“In technologically developed societies, the toy-making industry tends to mass-produce single-purpose objects. These prepare the child to become a consumer and encourage possession, enhancing the importance of ‘to have’ as opposed to ‘to do.'” (p 123)

“This implies that poor performance on a particular task does not necessarily indicate the absence of the cognitive capacity that the task purports to measure. As will be illustrated in the next chapter, it is quite possible for a capacity to exist but to be difficult to express in particular contexts.” (p 124)

“… enculturation refers to all those influences (of which we are usually unaware) that reduce the range of likely behaviors to those that are culturally acceptable in each society. Socialization refers to the explicit selection of behaviors approved of by the society’s members.” (p 124)

[Discussion of “precolonial education,” “traditional education,” “traditional teaching,” and “reformed teaching.” (p 125)]

“Traditional education should not be confused with ‘traditional teaching,’ which refers to a Western type of schooling employing more or less archaic pedagogical methods. This kind of teaching, spread by European colonial conquests and fueled by the zeal of Christian missionaries, still predominates in a number of countries.” (p 125)

“Traditional education, in contrast with traditional teaching, is in essence adapted to the local cultural system, which it tends to perpetuate.” (p 125)

“Chamoux (1985, 1986) contrasts this with school-based teaching, which she likens to the behavior of a theatre company, ‘hiding its backstage, keeping its rehearsals closed, and thus maintaining its `magic` and its power over its audience, the learners’ (Chamoux, 1986, p. 215)” (p 131)

“Wagner (1988b) characterizes formal traditional education as follows: … 5. The pupils are not grouped into classes by age. They progress through stages as a function of what they already know. There is no concept of academic failure.” (p 136)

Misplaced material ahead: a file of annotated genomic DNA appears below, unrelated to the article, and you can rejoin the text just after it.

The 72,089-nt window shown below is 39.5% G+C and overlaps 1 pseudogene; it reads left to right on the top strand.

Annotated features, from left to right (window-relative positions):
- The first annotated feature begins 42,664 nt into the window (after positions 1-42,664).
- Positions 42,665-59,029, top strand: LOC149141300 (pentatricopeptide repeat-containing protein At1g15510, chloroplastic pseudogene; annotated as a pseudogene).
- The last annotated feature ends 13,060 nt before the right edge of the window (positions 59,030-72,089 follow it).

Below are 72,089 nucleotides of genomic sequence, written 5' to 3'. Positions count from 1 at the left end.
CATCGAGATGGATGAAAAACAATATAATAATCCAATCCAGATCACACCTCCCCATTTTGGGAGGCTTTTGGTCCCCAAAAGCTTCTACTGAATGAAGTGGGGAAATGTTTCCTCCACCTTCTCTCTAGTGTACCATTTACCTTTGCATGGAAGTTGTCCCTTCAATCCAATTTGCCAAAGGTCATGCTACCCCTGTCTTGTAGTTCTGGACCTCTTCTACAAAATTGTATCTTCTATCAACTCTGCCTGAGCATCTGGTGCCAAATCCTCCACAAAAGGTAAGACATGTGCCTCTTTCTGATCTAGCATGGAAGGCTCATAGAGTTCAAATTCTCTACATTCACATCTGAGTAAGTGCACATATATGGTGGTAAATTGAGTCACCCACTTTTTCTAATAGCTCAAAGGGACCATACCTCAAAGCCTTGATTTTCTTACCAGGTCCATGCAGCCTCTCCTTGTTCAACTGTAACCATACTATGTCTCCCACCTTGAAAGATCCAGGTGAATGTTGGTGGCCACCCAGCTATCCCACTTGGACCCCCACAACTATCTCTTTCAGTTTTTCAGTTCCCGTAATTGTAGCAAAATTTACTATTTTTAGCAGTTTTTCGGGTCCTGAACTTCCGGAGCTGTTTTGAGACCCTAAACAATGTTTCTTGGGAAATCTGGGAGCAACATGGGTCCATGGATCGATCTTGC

Selected references

  • Chamoux, M. N. (1986). Apprendre autrement: Aspects de pédagogies dites informelles chez les Indiens du Mexique. [To learn differently: Aspects of so-called informal education among Mexican indians.] In P. Rossel (Ed.), Demain l’artisanat? [Arts and crafts tomorrow.] (pp 213-335). Paris: Presses Univiversitaires de France.
  • Roberts, J. M., & Barry, H., III. (1976). Inculcated traits and games type combinations: A cross-cultural view. In T. T. Craig (Ed.), The humanistic and mental health aspects of sports, exercise and recreation (pp 5-11). Chicago: American Medical Association.
  • Sutton-Smith, B., & Roberts, J. M. (1981). Play, toys, games, and sports. In H. C. Triandis & A. Heron (Eds.), Handbook of cross-cultural psychology: Vol. 4 Developmental psychology (pp. 425-471). Boston: Allyn & Bacon.
  • Wagner, D. A. (1988). L’acquisition du savoir et le “par coeur”: Passé et présent. [The acquisition of knowledge and rote learning: Past and present.] In R. Bureau & D. de Saivre (Eds.), Apprentissage et cultures. [Cultures and learning.] (pp. 169-175). Paris: Karthal.
  • Whiting, B. B., & Whiting, J. W. M. (1975). Children of six cultures: A psycho-cultural analysis. Cambridge: Harvard University Press.